The Volkswagen diesel emission scandal has now largely vanished from U.S. media coverage, much to VW's relief.
Tens of thousands of bought-back TDI diesel vehicles still sit in fields awaiting modification and resale, or some other disposition.
But among the thousands of pages of legal documents to settle dozens of civil and criminal charges in the case within the U.S., there's an interesting provision.
That's the one that requires VW Group to offer two new battery-electric vehicles for sale in California before December 31, 2019—in addition to the Volkswagen e-Golf already on sale.
The language of the requirement can be found in the Proposed Order for Second Partial Consent Decree, dated December 2016, between VW Group and the powerful California Air Resources Board.
The relevant language is found in Section IV (11) starting on page 7, as follows (with the vehicle requirements specified in a, b, and c).
Volkswagen TDI 'clean diesel' television ad screencap
a. Defendants shall offer and sell two additional [battery-electric vehicle] models in California, including one BEV Sport Utility Vehicle (“SUV”), in or before 2019. For the avoidance of doubt, this means that Defendants must offer no fewer than three BEVs (the two additional BEVs, plus Volkswagen’s existing e-Golf BEV or its BEV successor), including one SUV BEV, in California in or before 2019.
b. Defendants shall offer and sell an additional BEV SUV model in California in or before 2020. For the avoidance of doubt, this means that Defendants must offer no fewer than three BEVs (the two additional BEVs described in paragraph 11(a), plus the third additional BEV described in this paragraph), including two SUV BEVs, in California in or before 2020.
c. Defendants shall offer and sell these three additional BEV models (or their successors) in California through 2025, and they shall sell an average of 5,000 of these three additional BEV models (collectively) in California each year from 2019 until 2025. For the avoidance of doubt, this means that Defendants are required to sell 35,000 total units of the three additional BEV models (or their successors) during the seven-year period 2019 to 2025, but that they are not required to sell 5,000 units in any given year.
The Volkswagen e-Golf, of course, has now been on sale since 2015. It received a significant battery-capacity boost for 2017, taking its EPA-rated range from 83 to 125 miles.
Another battery boost is at least theoretically possible in 2020 or so, but the e-Golf adapted from the seventh-generation Golf will give way to the Volkswagen ID compact hatchback that goes into production in November 2019.
That car, VW has said, will not be sold in North America, where the first dedicated, long-range battery-electric model will be a production version of the Volkswagen ID Cross compact crossover. That is expected to reach dealerships in 2020.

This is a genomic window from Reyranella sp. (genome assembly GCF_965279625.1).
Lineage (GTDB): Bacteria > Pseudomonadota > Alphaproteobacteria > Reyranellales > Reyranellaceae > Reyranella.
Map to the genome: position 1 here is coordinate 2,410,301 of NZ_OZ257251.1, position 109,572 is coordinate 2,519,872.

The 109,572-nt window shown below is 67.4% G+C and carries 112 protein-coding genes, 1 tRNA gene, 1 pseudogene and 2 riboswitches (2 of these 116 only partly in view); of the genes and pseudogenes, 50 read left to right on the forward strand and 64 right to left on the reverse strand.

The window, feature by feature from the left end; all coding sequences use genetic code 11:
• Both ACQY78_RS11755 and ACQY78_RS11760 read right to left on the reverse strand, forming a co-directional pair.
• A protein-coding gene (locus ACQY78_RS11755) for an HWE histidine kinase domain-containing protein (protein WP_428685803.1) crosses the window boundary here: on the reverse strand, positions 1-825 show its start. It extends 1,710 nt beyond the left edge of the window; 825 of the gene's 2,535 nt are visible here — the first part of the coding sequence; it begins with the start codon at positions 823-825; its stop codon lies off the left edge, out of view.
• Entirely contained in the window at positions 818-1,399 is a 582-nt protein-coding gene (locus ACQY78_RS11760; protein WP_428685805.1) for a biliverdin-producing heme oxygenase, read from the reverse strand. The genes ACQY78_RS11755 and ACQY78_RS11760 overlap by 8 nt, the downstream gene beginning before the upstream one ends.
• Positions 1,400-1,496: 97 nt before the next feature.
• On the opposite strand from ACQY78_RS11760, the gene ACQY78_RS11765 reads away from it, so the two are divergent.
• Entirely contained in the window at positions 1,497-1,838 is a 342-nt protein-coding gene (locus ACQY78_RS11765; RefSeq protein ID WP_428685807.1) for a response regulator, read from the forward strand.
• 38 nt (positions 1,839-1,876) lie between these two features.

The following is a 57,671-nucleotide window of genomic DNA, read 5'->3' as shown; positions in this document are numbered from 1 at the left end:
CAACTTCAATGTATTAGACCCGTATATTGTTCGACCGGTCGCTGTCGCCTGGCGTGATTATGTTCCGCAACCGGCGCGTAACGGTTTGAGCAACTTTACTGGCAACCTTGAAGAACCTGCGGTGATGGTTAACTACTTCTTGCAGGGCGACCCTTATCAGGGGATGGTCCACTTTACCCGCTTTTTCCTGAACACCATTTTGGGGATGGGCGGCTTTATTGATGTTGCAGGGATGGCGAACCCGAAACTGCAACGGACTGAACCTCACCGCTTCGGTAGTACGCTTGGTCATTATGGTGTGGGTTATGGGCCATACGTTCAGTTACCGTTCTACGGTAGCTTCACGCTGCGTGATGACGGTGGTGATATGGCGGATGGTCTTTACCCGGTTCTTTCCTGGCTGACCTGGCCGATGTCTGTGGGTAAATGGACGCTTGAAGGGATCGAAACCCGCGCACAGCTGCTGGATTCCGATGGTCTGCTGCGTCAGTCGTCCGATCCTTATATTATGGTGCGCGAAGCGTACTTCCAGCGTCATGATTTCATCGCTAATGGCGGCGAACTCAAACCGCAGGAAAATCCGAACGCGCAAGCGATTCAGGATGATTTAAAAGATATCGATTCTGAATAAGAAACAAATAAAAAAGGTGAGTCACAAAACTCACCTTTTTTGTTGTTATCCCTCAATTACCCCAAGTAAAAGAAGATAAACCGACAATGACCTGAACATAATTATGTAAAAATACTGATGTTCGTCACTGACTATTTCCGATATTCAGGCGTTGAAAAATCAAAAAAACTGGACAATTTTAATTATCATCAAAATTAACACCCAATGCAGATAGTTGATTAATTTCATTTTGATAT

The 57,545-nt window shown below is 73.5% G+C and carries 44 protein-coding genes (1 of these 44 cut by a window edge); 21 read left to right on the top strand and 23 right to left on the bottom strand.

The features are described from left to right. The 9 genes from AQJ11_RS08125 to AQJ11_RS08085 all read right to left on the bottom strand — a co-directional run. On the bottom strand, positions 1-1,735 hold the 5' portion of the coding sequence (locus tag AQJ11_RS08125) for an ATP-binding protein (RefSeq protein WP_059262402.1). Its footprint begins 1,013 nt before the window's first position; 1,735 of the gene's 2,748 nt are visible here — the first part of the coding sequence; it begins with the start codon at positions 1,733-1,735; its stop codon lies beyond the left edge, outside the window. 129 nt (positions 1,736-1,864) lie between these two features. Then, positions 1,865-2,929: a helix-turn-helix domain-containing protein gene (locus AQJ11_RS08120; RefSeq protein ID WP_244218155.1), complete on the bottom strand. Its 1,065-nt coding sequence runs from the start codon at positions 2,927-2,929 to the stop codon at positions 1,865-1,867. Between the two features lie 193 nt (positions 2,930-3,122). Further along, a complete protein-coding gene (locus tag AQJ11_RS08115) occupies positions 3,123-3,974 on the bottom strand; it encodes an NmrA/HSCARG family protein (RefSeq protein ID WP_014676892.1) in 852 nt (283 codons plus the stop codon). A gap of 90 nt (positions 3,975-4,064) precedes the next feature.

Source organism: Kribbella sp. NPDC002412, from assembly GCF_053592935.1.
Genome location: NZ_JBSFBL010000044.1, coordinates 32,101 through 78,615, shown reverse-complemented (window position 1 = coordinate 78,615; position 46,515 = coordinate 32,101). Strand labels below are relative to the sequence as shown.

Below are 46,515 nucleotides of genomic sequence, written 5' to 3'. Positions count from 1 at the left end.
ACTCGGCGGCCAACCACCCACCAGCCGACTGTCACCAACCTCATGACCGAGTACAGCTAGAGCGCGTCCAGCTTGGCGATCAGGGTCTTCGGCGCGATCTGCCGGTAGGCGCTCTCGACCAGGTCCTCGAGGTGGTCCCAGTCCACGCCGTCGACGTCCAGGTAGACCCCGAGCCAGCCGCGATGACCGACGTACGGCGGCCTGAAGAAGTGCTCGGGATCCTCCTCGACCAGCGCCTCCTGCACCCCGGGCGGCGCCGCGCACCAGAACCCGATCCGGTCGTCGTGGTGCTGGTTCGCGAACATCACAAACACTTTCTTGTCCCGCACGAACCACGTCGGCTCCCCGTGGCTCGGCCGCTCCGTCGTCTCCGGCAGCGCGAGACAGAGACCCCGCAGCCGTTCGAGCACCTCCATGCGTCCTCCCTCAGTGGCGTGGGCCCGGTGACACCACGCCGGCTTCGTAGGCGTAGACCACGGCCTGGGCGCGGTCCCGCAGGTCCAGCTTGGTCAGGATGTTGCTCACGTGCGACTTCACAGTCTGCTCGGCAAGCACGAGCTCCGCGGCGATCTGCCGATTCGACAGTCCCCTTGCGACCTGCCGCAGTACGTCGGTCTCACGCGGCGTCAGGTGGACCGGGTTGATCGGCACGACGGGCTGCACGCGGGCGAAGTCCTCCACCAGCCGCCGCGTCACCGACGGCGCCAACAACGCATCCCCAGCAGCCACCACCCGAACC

So, what are the two new all-electric vehicles that VW has legally committed to sell?
Porsche Mission E concept, 2015 Frankfurt Auto Show
The likely answer is that they won't actually be Volkswagens at all.
Instead, they'll be much pricier entries from the company's prestige brands, Audi and Porsche.
One hint of that comes from the fact that the requirements above are part of the settlement not for the larger 2.0-liter turbodiesel-4 settlement, but for the smaller number of 3.0-liter V-6 diesel engines, which were used by all three brands, including Porsche.
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The first of the two vehicles legally required by California will clearly be the 2019 Audi e-tron, the battery-electric crossover utility vehicle that will go on sale in Europe this fall and very likely arrive at U.S. dealers before the end of the year.
The second is likely to be the 2020 Porsche Mission E (though it may get a new model name), the low, sleek battery-electric sport sedan first shown at the 2015 Frankfurt auto show.
Porsche's U.S. arm has consistently said its target is to put the car on sale "before the end of 2019." Assuming it does so, that would be the second of the two new battery-electric models required under the California settlement.
Audi e-tron Sportback Concept, 2017 Shanghai auto show [photo:Ronan Glon]
An outside contender for the second slot would be the Audi e-tron Sportback, shown as a concept in April 2017 at the Shanghai auto show.
That's essentially a lower, sleeker "coupe" version of the e-tron crossover, and it could enter production before the end of 2019, roughly one year after the e-tron itself.
But if we had to lay money on it, we'd bet that VW Group will meet its legal obligations to California with the 2019 Audi e-etron and then the 2020 Porsche Mission E.
Green Car Reports reached out to the U.S. arms of Audi and Porsche, neither of which chose to comment on any future vehicles that may be related to the terms of the Volkswagen diesel scandal settlements.